Let’s talk about face masks. Public dress codes have been a part of American society since its inception. They are the reason why everyone puts on clothes to go out in public. Most of us do not question the government’s right to make us wear pants when we leave our homes. It just makes sense. If we are okay with the government telling us to cover our butthole, why are we so upset when it tells us to cover our face-hole?
This post looks at the two constitutional rights that come into play when the public is required to wear a face mask: (1) your liberty interest in your personal appearance under the Due Process Clauses of the Fifth and Fourteenth Amendments, and (2) your freedom of expression. Spoiler alert: Neither give you the right to refuse to wear a mask.
LIBERTY INTEREST IN APPEARANCE
The Fifth Amendment of the United States Constitution prohibits federal government interference with your “liberty,” i.e., your person. U.S. Const., am. V. Through the Fourteenth Amendment, the Fifth Amendment’s prohibitions on interferences with your person are extended to the States. U.S. Const., am. XIV.
In 1976, SCOTUS appeared to recognize that a person may have a protectable liberty interest in their personal appearance. Kelley v. Johnson, 425 U.S. 238, 244 (1976). In Kelley, SCOTUS upheld a county regulation limiting the length of county policemen’s hair. Id. Because it rejected the constitutional challenge on other grounds, SCOTUS never actually confirmed whether we have a liberty interest in our personal appearance. Id.
Since Kelley, however, courts across the country have recognized liberty interests in a person’s appearance. For example, federal courts of appeals have tackled the question of whether states can prohibit police officers from wearing earrings, Rathert v. Village of Peotone, 903 F.2d 510, 514 (7th Cir. 1990), denied the right of states to prohibit men from jogging shirtless, DeWeese v. Town of Palm Beach, 812 F.2d 1365, 1367 (11th Cir. 1987), and taken on prohibitions against beards on teachers in public schools. Domico v. Rapides Parish Sch. Bd., 675 F.2d 100, 101 (5th Cir. 1982).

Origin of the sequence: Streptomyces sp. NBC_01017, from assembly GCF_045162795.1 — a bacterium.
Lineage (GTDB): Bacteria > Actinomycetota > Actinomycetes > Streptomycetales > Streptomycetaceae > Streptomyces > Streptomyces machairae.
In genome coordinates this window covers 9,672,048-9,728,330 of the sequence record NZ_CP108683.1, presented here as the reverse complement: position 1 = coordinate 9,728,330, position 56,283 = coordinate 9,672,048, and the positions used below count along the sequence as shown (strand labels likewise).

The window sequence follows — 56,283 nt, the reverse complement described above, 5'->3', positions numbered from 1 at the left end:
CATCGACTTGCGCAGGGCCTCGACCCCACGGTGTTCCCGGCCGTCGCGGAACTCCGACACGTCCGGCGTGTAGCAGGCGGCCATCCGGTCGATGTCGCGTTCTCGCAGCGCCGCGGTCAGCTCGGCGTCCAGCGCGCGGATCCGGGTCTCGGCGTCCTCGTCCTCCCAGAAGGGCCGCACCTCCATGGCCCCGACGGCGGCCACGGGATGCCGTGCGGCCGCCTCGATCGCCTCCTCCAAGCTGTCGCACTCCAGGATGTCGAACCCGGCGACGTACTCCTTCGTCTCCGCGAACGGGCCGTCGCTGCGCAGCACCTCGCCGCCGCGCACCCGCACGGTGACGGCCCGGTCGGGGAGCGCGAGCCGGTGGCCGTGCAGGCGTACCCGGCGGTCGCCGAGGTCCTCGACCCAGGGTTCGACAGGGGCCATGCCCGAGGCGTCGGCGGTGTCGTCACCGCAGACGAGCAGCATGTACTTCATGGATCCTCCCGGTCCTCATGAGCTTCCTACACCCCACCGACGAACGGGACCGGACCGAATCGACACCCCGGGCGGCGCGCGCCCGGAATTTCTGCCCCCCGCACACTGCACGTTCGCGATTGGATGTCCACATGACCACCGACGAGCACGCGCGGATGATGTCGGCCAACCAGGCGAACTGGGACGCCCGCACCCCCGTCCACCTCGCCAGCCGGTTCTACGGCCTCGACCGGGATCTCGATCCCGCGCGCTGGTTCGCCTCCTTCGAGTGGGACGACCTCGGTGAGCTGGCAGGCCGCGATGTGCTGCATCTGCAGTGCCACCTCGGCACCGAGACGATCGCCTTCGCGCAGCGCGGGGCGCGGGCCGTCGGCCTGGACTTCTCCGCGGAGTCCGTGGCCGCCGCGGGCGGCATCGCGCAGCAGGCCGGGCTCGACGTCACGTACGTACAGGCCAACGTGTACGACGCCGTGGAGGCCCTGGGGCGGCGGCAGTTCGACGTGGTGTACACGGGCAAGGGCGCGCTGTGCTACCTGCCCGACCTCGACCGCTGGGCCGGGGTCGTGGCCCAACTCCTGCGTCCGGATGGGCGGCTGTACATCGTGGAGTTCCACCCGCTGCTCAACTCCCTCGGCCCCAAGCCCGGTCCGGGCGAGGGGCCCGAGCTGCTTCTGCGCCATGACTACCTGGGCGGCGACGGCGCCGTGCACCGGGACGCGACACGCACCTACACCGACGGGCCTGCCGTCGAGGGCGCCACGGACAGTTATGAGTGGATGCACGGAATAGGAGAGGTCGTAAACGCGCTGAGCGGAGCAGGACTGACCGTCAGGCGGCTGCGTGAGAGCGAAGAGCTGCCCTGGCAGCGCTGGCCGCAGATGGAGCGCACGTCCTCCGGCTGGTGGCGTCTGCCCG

But, unlike the liberty interests protected in other seminal cases like Roe v. Wade, 410 U.S. 113 (1973) (procreation), Griswold v. Connecticut, 381 U.S. 479 (1965) (family life), and Obergefell v. Hodges, 576 U.S. 644 (2015) (right to marry), your liberty interest in your appearance is not a “fundamental” right. Kelley, 425 U.S. at 244. When the right which you claim the government is infringing is not a “fundamental right,” the law will be upheld if it is rationally related to a legitimate government interest. Mass Bd. of Ret. v. Murgia, 427 U.S. 307, 314-15 (1976).
Now that you understand your basic right, I’m going to cut to the chase: You do not have a protectable liberty interest in your decision not to wear a mask during a pandemic because a law requiring you to wear a mask is rationally related to a legitimate government interest in public health.
Just in case you don’t believe me, I’m going to take you back in time 115 years to meet my friend Mr. Jacobson, a man with a vendetta against small pox and the state of Massachusetts.
JACOBSON V. COMMONWEALTH OF MASSACHUSETTS
So, Mr. Jacobson lived in Massachusetts at the turn of the twentieth century. Before that, he lived in Europe where he had been inoculated with small pox. Inoculation works like this: you find someone with small pox, you pop the blister, you smear the small pox pus on your arm and hope you don’t die. It was effective at inducing immunity to the disease, but it sucked.